For Further Exploration
Augensen, H. & Woodbury, J. “The Electromagnetic Spectrum.” Astronomy (June 1982): 6.
Darling, D. “Spectral Visions: The Long Wavelengths.” Astronomy (August 1984): 16; “The Short Wavelengths.” Astronomy (September 1984): 14.
Gingerich, O. “Unlocking the Chemical Secrets of the Cosmos.” Sky & Telescope (July 1981): 13.
Stencil, R. et al. “Astronomical Spectroscopy.” Astronomy (June 1978): 6.
Doppler Effect: http://www.physicsclassroom.com/clas...Doppler-Effect. A shaking bug and the Doppler Effect explained.
Electromagnetic Spectrum: http://imagine.gsfc.nasa.gov/science...spectrum1.html. An introduction to the electromagnetic spectrum from NASA’s Imagine the Universe; note that you can click the “Advanced” button near the top and get a more detailed discussion.
Rainbows: How They Form and How to See Them: http://www.livescience.com/30235-rai...explainer.html. By meteorologist and amateur astronomer Joe Rao.
Doppler Effect: http://www.esa.int/spaceinvideos/Vid...ion_video_VP05. ESA video with Doppler ball demonstration and Doppler effect and satellites (4:48).
How a Prism Works to Make Rainbow Colors: https://www.youtube.com/watch?v=JGqsi_LDUn0. Short video on how a prism bends light to make a rainbow of colors (2:44).
Tour of the Electromagnetic Spectrum: https://www.youtube.com/watch?v=HPcAWNlVl-8. NASA Mission Science video tour of the bands of the electromagnetic spectrum (eight short videos).
Introductions to Quantum Mechanics
Ford, Kenneth. The Quantum World. 2004. A well-written recent introduction by a physicist/educator.
Gribbin, John. In Search of Schroedinger’s Cat. 1984. Clear, very basic introduction to the fundamental ideas of quantum mechanics, by a British physicist and science writer.
Rae, Alastair. Quantum Physics: A Beginner’s Guide. 2005. Widely praised introduction by a British physicist.
Collaborative Group Activities
- Have your group make a list of all the electromagnetic wave technology you use during a typical day.
- How many applications of the Doppler effect can your group think of in everyday life? For example, why would the highway patrol find it useful?
- Have members of your group go home and “read” the face of your radio set and then compare notes. If you do not have a radio, research “broadcast radio frequencies” to find answers to the following questions. What do all the words and symbols mean? What frequencies can your radio tune to? What is the frequency of your favorite radio station? What is its wavelength?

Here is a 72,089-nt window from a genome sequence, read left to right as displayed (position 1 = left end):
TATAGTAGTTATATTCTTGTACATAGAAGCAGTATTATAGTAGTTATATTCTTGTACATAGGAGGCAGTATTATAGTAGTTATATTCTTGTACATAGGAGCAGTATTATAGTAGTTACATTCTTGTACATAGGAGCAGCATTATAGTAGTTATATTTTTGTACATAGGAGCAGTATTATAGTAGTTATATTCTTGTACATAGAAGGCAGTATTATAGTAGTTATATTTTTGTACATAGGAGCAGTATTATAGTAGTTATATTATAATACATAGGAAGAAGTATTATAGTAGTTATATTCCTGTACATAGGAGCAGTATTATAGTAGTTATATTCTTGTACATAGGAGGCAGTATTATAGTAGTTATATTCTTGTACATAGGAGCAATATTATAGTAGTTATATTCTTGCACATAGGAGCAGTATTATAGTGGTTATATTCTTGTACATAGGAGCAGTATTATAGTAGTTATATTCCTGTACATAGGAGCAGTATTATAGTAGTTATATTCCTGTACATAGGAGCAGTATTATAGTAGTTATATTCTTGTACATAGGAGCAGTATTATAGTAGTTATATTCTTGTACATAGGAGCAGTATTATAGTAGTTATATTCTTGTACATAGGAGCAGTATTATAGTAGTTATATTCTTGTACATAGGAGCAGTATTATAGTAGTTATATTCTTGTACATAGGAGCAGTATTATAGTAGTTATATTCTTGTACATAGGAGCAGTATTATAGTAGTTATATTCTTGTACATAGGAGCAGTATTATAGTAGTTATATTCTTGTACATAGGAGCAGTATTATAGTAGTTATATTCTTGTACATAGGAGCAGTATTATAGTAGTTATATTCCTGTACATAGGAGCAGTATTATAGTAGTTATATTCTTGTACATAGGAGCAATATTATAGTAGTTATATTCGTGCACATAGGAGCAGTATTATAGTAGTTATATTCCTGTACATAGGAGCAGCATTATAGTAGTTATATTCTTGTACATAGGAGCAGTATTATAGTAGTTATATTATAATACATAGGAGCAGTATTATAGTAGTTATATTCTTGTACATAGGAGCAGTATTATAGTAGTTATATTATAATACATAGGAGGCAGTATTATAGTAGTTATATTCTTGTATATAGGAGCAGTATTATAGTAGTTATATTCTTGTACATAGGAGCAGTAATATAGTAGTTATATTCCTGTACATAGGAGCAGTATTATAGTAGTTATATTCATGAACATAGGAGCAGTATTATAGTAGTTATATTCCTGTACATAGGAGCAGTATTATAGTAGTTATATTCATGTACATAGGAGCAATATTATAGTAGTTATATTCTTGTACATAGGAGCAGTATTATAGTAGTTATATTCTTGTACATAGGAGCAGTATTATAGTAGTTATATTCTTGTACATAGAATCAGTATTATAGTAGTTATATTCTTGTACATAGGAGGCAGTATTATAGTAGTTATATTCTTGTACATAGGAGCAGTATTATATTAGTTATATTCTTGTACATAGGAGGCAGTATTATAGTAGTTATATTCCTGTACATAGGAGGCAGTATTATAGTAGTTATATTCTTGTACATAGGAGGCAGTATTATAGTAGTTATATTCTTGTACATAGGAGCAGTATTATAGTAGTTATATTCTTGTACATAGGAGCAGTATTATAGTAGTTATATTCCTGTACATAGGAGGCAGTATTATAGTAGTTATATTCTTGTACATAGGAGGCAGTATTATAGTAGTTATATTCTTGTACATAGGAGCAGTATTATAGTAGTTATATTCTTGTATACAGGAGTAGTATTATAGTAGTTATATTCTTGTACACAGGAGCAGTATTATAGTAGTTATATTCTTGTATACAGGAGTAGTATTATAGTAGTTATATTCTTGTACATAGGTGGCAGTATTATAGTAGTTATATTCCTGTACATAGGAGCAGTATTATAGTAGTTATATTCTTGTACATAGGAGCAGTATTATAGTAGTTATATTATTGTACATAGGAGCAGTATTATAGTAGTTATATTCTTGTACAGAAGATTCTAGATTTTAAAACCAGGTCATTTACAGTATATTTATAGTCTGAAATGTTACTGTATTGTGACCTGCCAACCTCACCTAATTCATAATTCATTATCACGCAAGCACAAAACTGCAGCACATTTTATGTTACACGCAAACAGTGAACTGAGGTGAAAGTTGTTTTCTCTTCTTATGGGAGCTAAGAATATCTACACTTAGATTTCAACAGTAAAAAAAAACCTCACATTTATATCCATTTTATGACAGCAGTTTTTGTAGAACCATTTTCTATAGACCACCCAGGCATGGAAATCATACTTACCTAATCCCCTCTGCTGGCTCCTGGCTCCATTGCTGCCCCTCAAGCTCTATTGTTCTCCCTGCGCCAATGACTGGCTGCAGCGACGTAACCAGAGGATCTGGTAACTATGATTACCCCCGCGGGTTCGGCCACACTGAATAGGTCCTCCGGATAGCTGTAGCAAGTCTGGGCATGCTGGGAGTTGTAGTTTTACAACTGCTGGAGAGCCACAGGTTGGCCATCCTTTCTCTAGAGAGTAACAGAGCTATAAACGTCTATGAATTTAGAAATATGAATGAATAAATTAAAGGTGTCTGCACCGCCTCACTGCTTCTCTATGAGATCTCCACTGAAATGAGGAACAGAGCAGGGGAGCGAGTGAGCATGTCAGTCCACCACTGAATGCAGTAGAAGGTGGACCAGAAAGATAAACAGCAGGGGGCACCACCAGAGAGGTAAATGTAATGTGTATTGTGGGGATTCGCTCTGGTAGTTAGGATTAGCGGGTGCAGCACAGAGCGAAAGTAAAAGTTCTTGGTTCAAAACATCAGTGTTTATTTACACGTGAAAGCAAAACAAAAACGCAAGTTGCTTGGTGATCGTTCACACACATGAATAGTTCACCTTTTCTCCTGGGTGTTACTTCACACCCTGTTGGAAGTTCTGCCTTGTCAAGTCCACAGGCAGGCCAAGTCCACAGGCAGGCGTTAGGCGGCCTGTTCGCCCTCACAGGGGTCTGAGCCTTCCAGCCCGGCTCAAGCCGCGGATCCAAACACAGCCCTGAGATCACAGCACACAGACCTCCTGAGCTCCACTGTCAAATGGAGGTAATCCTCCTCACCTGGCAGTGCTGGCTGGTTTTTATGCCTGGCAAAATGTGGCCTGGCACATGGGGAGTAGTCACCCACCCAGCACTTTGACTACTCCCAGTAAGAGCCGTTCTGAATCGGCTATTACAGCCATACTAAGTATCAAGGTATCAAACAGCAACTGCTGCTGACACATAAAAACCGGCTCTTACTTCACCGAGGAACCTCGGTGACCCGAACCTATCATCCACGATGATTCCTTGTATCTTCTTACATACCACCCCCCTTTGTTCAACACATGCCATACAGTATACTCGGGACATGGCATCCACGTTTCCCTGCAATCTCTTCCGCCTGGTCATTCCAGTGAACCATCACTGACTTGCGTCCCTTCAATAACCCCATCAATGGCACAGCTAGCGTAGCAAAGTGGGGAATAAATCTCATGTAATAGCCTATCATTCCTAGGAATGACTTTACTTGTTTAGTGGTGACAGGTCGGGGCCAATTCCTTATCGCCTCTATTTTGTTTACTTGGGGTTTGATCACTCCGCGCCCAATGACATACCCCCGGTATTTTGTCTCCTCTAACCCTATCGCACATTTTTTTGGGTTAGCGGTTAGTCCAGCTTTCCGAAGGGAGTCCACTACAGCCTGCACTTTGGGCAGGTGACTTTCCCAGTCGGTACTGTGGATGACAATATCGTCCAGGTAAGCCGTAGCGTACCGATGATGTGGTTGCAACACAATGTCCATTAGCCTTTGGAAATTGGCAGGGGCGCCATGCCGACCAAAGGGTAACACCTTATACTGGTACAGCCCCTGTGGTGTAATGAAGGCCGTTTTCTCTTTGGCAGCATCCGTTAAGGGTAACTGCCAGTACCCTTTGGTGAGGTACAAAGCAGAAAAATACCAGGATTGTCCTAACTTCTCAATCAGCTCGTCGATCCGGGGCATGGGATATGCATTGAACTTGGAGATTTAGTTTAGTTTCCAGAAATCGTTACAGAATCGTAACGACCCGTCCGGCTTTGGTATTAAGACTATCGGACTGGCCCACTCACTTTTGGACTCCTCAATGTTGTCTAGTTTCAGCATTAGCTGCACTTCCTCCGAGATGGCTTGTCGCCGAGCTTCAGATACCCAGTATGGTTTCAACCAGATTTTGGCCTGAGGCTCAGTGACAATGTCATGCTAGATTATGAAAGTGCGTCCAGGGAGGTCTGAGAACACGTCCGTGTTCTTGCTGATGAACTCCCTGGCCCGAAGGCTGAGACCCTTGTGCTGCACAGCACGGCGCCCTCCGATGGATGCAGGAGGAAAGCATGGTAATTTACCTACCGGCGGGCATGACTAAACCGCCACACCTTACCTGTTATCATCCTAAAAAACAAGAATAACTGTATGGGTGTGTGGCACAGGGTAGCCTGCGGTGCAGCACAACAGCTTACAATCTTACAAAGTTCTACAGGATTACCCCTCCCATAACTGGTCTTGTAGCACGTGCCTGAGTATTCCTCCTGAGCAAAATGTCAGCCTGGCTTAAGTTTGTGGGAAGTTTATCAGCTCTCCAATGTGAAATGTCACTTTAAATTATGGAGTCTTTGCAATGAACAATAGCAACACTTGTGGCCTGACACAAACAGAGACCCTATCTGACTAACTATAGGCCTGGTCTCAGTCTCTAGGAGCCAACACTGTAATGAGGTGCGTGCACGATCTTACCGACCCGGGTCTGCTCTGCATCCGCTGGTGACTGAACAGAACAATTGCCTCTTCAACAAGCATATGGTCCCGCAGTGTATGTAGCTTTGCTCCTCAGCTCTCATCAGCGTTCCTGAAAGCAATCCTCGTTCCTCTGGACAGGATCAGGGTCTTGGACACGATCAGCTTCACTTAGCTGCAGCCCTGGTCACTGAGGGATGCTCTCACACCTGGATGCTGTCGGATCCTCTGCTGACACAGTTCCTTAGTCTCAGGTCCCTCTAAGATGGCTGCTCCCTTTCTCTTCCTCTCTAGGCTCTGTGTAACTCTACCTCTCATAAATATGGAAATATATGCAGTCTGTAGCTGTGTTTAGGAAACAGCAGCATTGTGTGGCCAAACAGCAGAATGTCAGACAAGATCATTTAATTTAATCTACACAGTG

- If your instructor were to give you a spectrometer, what kind of spectra does your group think you would see from each of the following: (1) a household lightbulb, (2) the Sun, (3) the “neon lights of Broadway,” (4) an ordinary household flashlight, and (5) a streetlight on a busy shopping street?
- Suppose astronomers want to send a message to an alien civilization that is living on a planet with an atmosphere very similar to that of Earth’s. This message must travel through space, make it through the other planet’s atmosphere, and be noticeable to the residents of that planet. Have your group discuss what band of the electromagnetic spectrum might be best for this message and why. (Some people, including noted physicist Stephen Hawking, have warned scientists not to send such messages and reveal the presence of our civilization to a possible hostile cosmos. Do you agree with this concern?)
- What distinguishes one type of electromagnetic radiation from another? What are the main categories (or bands) of the electromagnetic spectrum?
- What is a wave? Use the terms wavelength and frequency in your definition.
- Is your textbook the kind of idealized object (described in section on radiation laws) that absorbs all the radiation falling on it? Explain. How about the black sweater worn by one of your classmates?
- Where in an atom would you expect to find electrons? Protons? Neutrons?
- Explain how emission lines and absorption lines are formed. In what sorts of cosmic objects would you expect to see each?
- Explain how the Doppler effect works for sound waves and give some familiar examples.
- What kind of motion for a star does not produce a Doppler effect? Explain.
- Describe how Bohr’s model used the work of Maxwell.
- Explain why light is referred to as electromagnetic radiation.
- Explain the difference between radiation as it is used in most everyday language and radiation as it is used in an astronomical context.
- What are the differences between light waves and sound waves?
- Which type of wave has a longer wavelength: AM radio waves (with frequencies in the kilohertz range) or FM radio waves (with frequencies in the megahertz range)? Explain.
- Explain why astronomers long ago believed that space must be filled with some kind of substance (the “aether”) instead of the vacuum we know it is today.
- Explain what the ionosphere is and how it interacts with some radio waves.